To provide a safer environment for the public and significantly expedite fan entry into our venues, Rialto Theatre & 191 Toole have instituted a clear bag policy as of March 1st, 2022. The policy limits the size and type of bags that may be brought into our venues. The following is a list of bags that will be accepted for entry: Bags that are clear plastic or vinyl and do not exceed 12in x 6in x 12in One-gallon clear plastic freezer bags (Ziplok bag or similar) Small clutch bags, approximately 5in x 7in All bags subject to search. Clear bags are available for sale at the box office.
ABOUT THE ARTIST
In early 2019 the members of Imarhan began literally laying the groundwork for their third album. The Tuareg quintet was building a professional recording studio, the first ever in their home city of Tamanrasset in Southern Algeria, from the ground up. By March of 2020 the studio was filled with high-end audio gear otherwise inaccessible to the vast majority of musicians in much of the Saharan region. The group christened it Aboogi, named for the first semi-permanent structures their nomadic forebears built when establishing settlements and villages, and began tracking the first album they were able to record on their native soil. It seemed only natural to also call the resulting collection of songs Aboogi, a nod to the new collective space they had established, as well as the resilience of their culture and communities.
The diversity, beauty, and struggles of life in Tamanrasset are reflected in the songs on Aboogi. Following the exhilarating, eclectic Temet – which OkayAfrica declared “doesn’t just take the next step in Tuareg music; it sends it into hyperspace” – Imarhan has made an album that is as serene and open as the desert it emerged from. “Aboogi reflects the colors of Tamanrasset, what we experience in everyday life,” says bandleader Iyad Moussa Ben Abderahmane, aka Sadam. “We give space to the wind and the natural energies, to the sun and the sand. We want to express their colors through music.” There is incredible warmth embedded in these steady, lilting rhythms and patiently strummed acoustic guitars, derived not just from the natural environment but from the community that surrounds them. That warmth may come from the Saharan sun and those living under it, fostered by many generations of musicians that came before them, but it emanates outwards as Imarhan become leading ambassadors for their people and culture around the world.
As they have brought this music to new audiences in far-flung places, Imarhan’s musical community has also become global. Aboogi features Sudanese singer Sulafa Elyas, who contributes a gorgeous verse in Arabic on the mournful “Taghadart,” and Super Furry Animals’ Gruff Rhys sings of the value of kinship on “Adar Newlan” in his native Welsh. Their local Tamanrasset community joins in as well, including Tinarwen’s Abdallah Ag Alhousseyni and the poet Mohamed Ag Itlale, also known as Japonais, a pillar of the city’s artistic community who passed away shortly after these recordings were made. Imarhan’s musical world has always been expansive, based in the traditional sounds of the Tuareg people but fiercely individualistic and embracing of the many varied styles they encounter. On Aboogi they emerge as a truly global group, united with their collaborators in a spirit of resistance and social change.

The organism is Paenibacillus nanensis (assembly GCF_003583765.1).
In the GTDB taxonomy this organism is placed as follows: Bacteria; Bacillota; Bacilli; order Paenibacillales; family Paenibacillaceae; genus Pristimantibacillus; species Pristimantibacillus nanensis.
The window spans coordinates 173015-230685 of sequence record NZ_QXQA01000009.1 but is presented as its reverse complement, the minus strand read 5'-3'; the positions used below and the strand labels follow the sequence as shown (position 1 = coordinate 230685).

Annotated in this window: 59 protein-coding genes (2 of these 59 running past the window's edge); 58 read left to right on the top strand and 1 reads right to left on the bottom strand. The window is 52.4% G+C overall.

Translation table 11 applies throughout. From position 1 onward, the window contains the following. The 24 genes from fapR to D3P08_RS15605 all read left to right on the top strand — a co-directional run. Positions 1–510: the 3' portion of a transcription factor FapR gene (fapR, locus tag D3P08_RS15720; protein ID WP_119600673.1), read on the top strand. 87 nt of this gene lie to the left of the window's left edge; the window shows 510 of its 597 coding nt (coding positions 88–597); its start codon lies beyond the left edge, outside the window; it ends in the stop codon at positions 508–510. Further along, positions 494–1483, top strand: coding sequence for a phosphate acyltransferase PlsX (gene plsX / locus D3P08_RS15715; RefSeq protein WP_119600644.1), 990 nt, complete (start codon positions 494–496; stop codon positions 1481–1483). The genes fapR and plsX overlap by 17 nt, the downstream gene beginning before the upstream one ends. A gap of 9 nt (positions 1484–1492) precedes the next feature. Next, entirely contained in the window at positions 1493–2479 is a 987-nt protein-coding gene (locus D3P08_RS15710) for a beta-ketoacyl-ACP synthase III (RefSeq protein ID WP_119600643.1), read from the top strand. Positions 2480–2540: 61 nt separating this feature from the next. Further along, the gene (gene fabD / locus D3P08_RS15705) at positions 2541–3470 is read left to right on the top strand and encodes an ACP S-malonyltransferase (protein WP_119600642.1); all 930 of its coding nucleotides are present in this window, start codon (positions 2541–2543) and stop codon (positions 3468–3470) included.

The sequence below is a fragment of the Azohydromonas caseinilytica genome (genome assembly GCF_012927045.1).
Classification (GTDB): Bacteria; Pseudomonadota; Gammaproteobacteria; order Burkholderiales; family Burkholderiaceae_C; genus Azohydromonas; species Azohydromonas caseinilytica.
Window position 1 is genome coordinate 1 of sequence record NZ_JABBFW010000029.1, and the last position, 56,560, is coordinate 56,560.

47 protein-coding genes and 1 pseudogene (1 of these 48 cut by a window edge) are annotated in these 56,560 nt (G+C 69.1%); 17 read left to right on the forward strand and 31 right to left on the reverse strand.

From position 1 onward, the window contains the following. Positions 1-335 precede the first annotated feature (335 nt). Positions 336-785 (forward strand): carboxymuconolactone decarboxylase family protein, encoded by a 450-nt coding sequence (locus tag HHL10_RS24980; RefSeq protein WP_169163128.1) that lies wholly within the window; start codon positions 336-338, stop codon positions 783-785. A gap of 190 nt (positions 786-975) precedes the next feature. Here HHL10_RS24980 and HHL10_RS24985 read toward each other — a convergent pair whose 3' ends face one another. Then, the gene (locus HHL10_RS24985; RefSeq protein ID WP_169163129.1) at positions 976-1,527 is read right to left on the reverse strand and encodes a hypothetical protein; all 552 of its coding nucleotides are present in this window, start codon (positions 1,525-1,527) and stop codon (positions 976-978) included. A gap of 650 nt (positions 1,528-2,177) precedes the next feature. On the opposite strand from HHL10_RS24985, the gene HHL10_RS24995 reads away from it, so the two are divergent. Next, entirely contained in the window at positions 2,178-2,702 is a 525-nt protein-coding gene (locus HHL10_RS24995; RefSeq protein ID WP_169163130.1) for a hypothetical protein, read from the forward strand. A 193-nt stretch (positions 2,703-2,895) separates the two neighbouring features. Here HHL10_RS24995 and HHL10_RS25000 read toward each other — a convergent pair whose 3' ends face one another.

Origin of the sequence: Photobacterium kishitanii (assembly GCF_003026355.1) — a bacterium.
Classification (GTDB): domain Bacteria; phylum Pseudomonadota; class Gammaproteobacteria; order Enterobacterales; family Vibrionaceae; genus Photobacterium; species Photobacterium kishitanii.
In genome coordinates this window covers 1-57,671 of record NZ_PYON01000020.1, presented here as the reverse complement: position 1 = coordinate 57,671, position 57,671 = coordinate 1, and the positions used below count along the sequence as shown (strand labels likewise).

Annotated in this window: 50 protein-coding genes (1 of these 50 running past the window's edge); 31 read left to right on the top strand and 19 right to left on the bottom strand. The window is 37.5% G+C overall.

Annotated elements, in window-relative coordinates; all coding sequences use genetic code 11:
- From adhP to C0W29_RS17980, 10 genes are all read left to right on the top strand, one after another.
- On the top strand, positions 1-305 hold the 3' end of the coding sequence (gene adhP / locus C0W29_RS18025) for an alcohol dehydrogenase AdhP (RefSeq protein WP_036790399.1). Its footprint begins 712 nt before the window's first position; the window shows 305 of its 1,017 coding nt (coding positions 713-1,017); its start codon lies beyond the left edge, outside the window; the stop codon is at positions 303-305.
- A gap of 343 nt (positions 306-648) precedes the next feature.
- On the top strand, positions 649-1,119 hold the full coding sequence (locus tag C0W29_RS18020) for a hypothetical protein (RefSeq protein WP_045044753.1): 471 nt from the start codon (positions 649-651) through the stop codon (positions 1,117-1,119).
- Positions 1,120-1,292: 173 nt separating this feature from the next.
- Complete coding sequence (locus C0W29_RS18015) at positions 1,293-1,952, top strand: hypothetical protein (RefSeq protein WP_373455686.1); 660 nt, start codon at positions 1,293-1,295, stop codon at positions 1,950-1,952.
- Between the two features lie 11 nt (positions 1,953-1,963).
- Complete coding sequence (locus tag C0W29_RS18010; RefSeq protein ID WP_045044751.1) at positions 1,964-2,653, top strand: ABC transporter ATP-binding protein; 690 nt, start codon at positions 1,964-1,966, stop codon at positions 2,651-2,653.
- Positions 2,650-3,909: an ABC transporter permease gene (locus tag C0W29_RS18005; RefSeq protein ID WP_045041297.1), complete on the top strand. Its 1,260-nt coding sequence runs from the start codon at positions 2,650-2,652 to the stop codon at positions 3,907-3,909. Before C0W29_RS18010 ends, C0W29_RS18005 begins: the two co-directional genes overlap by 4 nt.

Though the backbone of Imarhan’s music is based in the traditional rhythms and flourishes of Tamasheq wedding bands and the Assouf music pioneered by Tinariwen, Imarhan’s songs are thoroughly contemporary, bridging the past and future. On “Assossam” they sing together in one voice of the frustrations of the Tuareg people in post-colonial Southern Algeria, economically disenfranchised by their government as money and power are concentrated in Algiers two thousand miles to the north. “Adar Newlan” touches on the struggles of the young people of Tamanrasset: “The sons of my country are exhausted,” sings Sadam in Tamasheq, referencing oppressive laws that end up imprisoning many young men who are forced to work while struggling to simply survive. But still they draw on ancestral texts, such as on “Tindjatan,” which tells the story of a great defeat of a Tuareg community during a war before French colonization,
calling for bravery and solidarity, even in the face of ruin, as guitars trace circular patterns over insistent hand claps. “You must be in solidarity with your people at all costs, until the end,” says Sadam. This wisdom, like the music, becomes meaningful when passed down again and again, made new by each successive generation.
These may be heavy topics, but the featherweight, festive music on Aboogi belies its fierce sense of conviction and justice. Therein lie the complexities that make Imarhan’s music so prescient – beauty and tranquility intermingle with strife and heartache, creating a dynamic view of life for those subjugated by over a century of colonialism and lopsided revolutions but blessed with extraordinary community, art, and culture. With this album, and with the new studio that shares its name, Imarhan have opened their arms to those around the world who share their sense of conviction and open-mindedness, ready to build relationships with artists and audiences of all generations and backgrounds based on a deep trust in themselves and each other. “Please,” sings Sadam on “Taghadart,” “safeguard my trust, from now until the end of time.”